Even at 18-meters I’m not that good. Just 48.35 of my arrows land in the 9 or 10 ring at the moment.  I’m still learning. But, 18-meters can become awfully routine so I’ve been moving around.

60-meters is a decently long shot for a beginner

On this practice I began at 60 meters.  The Olympic recurve, since I am a beginner, had low poundage limbs, 34-pounds.  Arrows shot from 60 meters fly a while before smacking into a target.

Beginner’s luck!

I thought shooting from a longer distance from my target might improve my percentage of nine and ten strikes.  Nope, still hanging in around 50%. It, however, was fun to make some long shots.

Break Time

When I switched to recurve a designed a training schedule based on a week’s practice.  When a week was complete there would be minor changes like increasing the number of arrows per day.  The weeks are connected to specific process goals.  Each week has planned recover days.

The recover days are important.  Changing from compound to recurve means there isn’t a let-off of the poundage a full draw.  Keeping days open for recover is important to avoid an overuse injury.

There are two days of recovery per week, Wednesday and Sunday.  Eventually, there will be only one day.  For now two seems wise.

Deleting one rest day is a gradual process.  For example, I practice archery twice per day.  At the moment, I am shooting 80 arrows in the morning and 80 arrows in the afternoon (800 arrows per week).  This week I began to abbreviate the recovery.  Rather than entirely skip Wednesday I shot 80 arrows in the morning and none in the afternoon.  This will increase my weekly load to 880 arrows.

The goal for routine practice is 1200 arrows per week.  Right now, I am holding at 880 arrows per week for the month of September.  Sunday remains a complete recovery day and Wednesday is a ½ day break.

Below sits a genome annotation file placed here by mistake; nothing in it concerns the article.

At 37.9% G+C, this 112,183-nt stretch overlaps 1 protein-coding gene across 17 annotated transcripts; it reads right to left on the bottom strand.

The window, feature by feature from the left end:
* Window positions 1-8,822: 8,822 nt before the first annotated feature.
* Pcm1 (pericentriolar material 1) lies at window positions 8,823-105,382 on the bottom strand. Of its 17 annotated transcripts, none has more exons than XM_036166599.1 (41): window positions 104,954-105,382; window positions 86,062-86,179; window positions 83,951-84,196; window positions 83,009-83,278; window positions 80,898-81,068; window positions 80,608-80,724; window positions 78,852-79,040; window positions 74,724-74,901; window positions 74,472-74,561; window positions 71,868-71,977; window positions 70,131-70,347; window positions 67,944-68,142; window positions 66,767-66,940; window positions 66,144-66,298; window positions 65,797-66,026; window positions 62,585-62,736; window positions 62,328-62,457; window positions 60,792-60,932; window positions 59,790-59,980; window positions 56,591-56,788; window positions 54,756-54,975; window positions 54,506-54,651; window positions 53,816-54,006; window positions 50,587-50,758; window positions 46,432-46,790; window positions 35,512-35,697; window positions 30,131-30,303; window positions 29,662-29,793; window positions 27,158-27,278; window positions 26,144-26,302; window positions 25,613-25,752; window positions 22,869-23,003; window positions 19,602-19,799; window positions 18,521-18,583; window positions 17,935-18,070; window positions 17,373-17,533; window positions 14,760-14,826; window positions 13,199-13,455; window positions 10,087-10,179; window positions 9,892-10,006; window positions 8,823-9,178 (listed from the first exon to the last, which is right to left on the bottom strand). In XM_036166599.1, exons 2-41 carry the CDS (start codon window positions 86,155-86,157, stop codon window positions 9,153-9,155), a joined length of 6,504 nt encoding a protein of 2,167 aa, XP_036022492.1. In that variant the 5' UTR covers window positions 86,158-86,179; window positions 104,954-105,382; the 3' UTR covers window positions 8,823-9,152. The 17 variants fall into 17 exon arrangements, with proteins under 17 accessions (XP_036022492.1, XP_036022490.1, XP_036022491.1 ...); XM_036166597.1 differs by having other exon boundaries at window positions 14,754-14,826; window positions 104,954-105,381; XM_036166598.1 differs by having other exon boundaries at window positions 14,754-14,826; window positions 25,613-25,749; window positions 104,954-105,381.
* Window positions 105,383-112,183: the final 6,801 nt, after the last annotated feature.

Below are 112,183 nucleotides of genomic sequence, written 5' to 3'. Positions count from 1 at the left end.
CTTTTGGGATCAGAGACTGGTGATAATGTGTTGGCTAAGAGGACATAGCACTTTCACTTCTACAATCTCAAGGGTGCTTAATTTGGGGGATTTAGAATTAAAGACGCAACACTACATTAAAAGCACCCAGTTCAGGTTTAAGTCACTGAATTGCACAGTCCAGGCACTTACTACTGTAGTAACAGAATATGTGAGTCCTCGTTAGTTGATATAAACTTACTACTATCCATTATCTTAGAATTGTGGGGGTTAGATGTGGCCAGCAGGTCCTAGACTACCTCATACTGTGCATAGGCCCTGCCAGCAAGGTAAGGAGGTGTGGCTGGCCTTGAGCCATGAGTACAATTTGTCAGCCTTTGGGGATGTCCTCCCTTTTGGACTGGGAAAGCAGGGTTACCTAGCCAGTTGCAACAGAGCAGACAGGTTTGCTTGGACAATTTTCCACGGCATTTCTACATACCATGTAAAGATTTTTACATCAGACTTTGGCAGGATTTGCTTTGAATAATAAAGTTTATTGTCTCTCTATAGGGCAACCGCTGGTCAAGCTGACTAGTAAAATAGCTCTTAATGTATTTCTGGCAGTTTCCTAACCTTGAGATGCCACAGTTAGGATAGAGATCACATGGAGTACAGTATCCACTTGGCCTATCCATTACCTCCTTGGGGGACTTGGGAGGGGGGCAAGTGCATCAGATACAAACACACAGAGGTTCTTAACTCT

I’ll Take the Heat

It has been hot.  When I finish practice I am soaked with sweat.  When I finish running I am soaked with sweat. When I finish cycling I am sweated with sweat. But, I’ll take the heat over the cold. While the temperature is warm I can practice on my property and avoid expensive range fees.

There are several more months of nice weather before it gets so cold it becomes uncomfortable to practice outdoors.  I put up with the cold as long as possible.  Using an indoor range costs me $60.00 per month here.  It was $30.00 unlimited use per month in North Carolina.

At one shop in Maryland, where I was a frequent customer, I paid nothing to us their indoor range. I didn’t even spend a lot of money there.  I was there frequently and had become friendly with the owner and staff.

When the cold weather arrives the cost to practice increases if you are going to use an indoor range.  I suppose it is the price we pay to play. Until that time, I’ll enjoy the heat and save some cash.

Who Says This Stuff?

I’d been off a bike for several years.  In fact, I didn’t even own one.  I ridden most of my life but graduate school, law school and work created a time-induced pause on cycling.  But, I knew I would ride again if for nothing else fun.

When I finished law school (the last of my ‘big’ degrees, but not the least) I bought a second hand bike.  It was strictly for fun and fitness.  That lasted about 8 weeks before moving up to a better used bike.  That bike became one of three bikes, once I bought the third and I’d found a group to ride with.

The group was filled with State Champions, National Champions, and World Champions.  It was a mix of about 50:50 pure cyclist and triathlete.  A few were professional athletes.  Occasionally Olympians would train with us.  It was an amazing group of athletes.

On my first ride with the group a fellow said to me, “We’re not even on our outer chains rings, it is going to get hard now.”  It wasn’t shared to be friendly.  He was taunting me.  It pissed me off. I might have responded if I’d had enough breath at the time.

Years later, when I was representing the USA as a Team member at the ITU World Championships in the Long Course Duathlon I thought about that jerk.

In early 2014, I’d been shooting a bow for less than a year; I was struggling during a 3D event.  This fellow said to me, “You’re never going to beat us.”  I had plenty of breath but I held my tongue. No point debating a fellow with a weapon in his hand.

I think about that comment nearly as often as I think about the cyclist rudeness.  Neither is any sort of motivator for me to work harder.  Both comments are mysteries of rudeness that simply would never be uttered by me.  I wonder what kind of a person thinks of such to say.

The cyclist that made the comment remained with our training group, as did I.  After a few months I began to reclaim old form and the rude rider never made another nasty comment.  Or at least not one I ever heard.